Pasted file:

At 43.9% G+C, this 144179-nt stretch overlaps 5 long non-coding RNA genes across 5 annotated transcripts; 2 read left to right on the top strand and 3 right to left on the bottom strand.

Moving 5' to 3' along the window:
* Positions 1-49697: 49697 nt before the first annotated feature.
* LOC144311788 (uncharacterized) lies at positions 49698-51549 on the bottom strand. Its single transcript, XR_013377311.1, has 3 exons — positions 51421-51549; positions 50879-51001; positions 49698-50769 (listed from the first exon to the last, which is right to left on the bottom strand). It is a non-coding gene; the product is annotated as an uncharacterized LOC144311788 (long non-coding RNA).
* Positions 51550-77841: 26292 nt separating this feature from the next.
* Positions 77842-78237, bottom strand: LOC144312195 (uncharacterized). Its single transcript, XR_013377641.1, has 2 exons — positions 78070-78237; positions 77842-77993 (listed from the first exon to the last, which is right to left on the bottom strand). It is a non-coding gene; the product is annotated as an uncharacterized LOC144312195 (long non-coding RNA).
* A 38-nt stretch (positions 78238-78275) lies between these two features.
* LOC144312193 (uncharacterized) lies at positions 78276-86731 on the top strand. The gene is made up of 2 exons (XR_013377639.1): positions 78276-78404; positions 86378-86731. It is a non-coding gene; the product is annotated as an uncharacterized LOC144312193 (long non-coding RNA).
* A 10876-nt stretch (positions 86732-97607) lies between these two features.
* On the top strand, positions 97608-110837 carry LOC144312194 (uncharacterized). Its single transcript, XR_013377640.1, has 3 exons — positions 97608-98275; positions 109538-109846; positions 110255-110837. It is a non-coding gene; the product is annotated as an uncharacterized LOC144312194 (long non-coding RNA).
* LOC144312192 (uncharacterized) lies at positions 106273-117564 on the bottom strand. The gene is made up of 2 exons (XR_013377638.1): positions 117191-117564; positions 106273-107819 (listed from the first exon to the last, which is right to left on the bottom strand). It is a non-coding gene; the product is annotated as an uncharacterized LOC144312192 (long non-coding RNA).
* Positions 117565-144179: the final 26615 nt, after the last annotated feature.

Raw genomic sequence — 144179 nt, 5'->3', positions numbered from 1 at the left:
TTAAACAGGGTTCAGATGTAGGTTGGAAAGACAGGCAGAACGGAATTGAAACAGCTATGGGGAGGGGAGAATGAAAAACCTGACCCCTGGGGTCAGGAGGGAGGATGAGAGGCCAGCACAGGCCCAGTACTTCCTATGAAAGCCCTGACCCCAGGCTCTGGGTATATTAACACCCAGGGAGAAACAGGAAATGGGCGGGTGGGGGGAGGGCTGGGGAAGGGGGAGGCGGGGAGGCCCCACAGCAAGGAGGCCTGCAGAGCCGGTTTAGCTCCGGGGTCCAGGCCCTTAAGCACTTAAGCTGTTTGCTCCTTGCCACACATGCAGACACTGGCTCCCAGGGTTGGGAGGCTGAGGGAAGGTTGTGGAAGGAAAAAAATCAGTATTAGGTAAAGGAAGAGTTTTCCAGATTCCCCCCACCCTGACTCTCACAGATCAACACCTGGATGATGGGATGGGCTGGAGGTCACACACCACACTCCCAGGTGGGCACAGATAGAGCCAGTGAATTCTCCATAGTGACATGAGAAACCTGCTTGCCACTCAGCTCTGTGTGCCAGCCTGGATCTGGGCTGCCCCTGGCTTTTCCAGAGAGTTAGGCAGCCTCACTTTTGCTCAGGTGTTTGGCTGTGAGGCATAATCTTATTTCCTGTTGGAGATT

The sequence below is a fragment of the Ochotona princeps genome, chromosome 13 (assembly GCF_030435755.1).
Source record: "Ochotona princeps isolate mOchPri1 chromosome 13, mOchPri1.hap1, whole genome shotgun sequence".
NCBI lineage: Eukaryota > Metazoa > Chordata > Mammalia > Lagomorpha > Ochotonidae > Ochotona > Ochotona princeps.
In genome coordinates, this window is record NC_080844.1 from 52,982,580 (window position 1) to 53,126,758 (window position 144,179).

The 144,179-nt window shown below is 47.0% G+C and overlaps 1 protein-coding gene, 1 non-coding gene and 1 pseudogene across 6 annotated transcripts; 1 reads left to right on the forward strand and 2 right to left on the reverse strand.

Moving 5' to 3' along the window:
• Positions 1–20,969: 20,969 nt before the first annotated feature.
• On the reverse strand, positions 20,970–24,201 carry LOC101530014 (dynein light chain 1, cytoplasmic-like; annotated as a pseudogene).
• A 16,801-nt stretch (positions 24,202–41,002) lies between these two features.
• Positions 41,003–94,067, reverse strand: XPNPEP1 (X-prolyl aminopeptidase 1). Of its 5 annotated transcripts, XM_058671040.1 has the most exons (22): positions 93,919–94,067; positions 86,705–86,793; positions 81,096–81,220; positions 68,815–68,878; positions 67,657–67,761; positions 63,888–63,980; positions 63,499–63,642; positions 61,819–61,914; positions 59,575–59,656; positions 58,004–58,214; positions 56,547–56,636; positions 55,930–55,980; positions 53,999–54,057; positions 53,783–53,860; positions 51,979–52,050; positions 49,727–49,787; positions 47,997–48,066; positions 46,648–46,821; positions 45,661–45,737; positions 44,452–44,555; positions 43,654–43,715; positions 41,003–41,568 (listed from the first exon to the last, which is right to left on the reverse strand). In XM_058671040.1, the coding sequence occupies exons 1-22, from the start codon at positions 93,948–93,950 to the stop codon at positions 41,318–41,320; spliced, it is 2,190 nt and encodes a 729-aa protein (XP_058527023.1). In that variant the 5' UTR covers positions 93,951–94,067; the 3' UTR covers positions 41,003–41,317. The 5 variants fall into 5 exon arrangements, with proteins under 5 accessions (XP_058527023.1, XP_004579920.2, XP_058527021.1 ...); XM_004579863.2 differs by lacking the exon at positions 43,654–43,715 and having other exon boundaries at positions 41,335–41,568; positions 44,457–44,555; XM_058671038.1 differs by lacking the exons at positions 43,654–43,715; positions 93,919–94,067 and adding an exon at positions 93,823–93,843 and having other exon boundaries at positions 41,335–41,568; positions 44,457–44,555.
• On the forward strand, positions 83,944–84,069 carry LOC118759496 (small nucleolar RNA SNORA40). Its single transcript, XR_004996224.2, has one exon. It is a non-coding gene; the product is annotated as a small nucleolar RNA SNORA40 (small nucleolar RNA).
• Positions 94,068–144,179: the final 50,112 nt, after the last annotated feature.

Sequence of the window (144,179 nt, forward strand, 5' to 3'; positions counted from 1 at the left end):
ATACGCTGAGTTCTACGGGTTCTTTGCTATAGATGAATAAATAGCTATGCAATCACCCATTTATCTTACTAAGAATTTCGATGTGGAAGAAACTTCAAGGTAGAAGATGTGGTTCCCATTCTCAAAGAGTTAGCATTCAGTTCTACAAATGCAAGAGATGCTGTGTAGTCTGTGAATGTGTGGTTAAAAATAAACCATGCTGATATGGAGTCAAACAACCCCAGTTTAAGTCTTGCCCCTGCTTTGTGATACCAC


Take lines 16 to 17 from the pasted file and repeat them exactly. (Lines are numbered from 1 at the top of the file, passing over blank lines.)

Source record: "Ochotona princeps isolate mOchPri1 chromosome 13, mOchPri1.hap1, whole genome shotgun sequence".
NCBI lineage: Eukaryota > Metazoa > Chordata > Mammalia > Lagomorpha > Ochotonidae > Ochotona > Ochotona princeps.